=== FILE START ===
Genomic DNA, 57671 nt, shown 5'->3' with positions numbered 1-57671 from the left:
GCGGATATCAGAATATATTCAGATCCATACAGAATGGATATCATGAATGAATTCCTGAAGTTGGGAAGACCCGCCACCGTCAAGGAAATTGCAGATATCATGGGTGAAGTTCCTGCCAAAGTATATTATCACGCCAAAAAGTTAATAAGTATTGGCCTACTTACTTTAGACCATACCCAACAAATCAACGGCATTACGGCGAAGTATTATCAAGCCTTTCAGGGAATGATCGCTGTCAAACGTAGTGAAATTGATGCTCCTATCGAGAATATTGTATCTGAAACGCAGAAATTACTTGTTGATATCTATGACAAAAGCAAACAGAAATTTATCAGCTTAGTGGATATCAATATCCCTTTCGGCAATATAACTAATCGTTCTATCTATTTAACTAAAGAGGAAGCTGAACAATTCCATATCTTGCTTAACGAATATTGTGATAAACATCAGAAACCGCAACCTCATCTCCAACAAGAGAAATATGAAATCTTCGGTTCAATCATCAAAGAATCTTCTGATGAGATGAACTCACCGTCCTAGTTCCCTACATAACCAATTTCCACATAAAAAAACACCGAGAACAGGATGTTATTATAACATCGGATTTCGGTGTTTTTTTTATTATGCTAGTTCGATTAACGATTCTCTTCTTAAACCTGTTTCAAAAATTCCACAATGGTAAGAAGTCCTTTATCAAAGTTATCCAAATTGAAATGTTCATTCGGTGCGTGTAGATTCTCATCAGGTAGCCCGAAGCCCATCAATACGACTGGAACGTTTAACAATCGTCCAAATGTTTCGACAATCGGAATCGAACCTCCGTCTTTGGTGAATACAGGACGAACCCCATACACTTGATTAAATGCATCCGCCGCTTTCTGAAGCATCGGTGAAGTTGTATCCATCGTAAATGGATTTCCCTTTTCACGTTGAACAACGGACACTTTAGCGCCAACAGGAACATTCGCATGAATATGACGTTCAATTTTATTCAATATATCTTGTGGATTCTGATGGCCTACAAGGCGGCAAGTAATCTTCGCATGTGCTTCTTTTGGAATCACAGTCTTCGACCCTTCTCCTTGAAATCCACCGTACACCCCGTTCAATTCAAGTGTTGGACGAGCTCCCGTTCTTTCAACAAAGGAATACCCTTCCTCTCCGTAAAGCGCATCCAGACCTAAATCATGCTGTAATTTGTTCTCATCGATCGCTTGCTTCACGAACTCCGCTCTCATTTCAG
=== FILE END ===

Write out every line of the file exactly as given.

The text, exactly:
Genomic DNA, 57671 nt, shown 5'->3' with positions numbered 1-57671 from the left:
GCGGATATCAGAATATATTCAGATCCATACAGAATGGATATCATGAATGAATTCCTGAAGTTGGGAAGACCCGCCACCGTCAAGGAAATTGCAGATATCATGGGTGAAGTTCCTGCCAAAGTATATTATCACGCCAAAAAGTTAATAAGTATTGGCCTACTTACTTTAGACCATACCCAACAAATCAACGGCATTACGGCGAAGTATTATCAAGCCTTTCAGGGAATGATCGCTGTCAAACGTAGTGAAATTGATGCTCCTATCGAGAATATTGTATCTGAAACGCAGAAATTACTTGTTGATATCTATGACAAAAGCAAACAGAAATTTATCAGCTTAGTGGATATCAATATCCCTTTCGGCAATATAACTAATCGTTCTATCTATTTAACTAAAGAGGAAGCTGAACAATTCCATATCTTGCTTAACGAATATTGTGATAAACATCAGAAACCGCAACCTCATCTCCAACAAGAGAAATATGAAATCTTCGGTTCAATCATCAAAGAATCTTCTGATGAGATGAACTCACCGTCCTAGTTCCCTACATAACCAATTTCCACATAAAAAAACACCGAGAACAGGATGTTATTATAACATCGGATTTCGGTGTTTTTTTTATTATGCTAGTTCGATTAACGATTCTCTTCTTAAACCTGTTTCAAAAATTCCACAATGGTAAGAAGTCCTTTATCAAAGTTATCCAAATTGAAATGTTCATTCGGTGCGTGTAGATTCTCATCAGGTAGCCCGAAGCCCATCAATACGACTGGAACGTTTAACAATCGTCCAAATGTTTCGACAATCGGAATCGAACCTCCGTCTTTGGTGAATACAGGACGAACCCCATACACTTGATTAAATGCATCCGCCGCTTTCTGAAGCATCGGTGAAGTTGTATCCATCGTAAATGGATTTCCCTTTTCACGTTGAACAACGGACACTTTAGCGCCAACAGGAACATTCGCATGAATATGACGTTCAATTTTATTCAATATATCTTGTGGATTCTGATGGCCTACAAGGCGGCAAGTAATCTTCGCATGTGCTTCTTTTGGAATCACAGTCTTCGACCCTTCTCCTTGAAATCCACCGTACACCCCGTTCAATTCAAGTGTTGGACGAGCTCCCGTTCTTTCAACAAAGGAATACCCTTCCTCTCCGTAAAGCGCATCCAGACCTAAATCATGCTGTAATTTGTTCTCATCGATCGCTTGCTTCACGAACTCCGCTCTCATTTCAG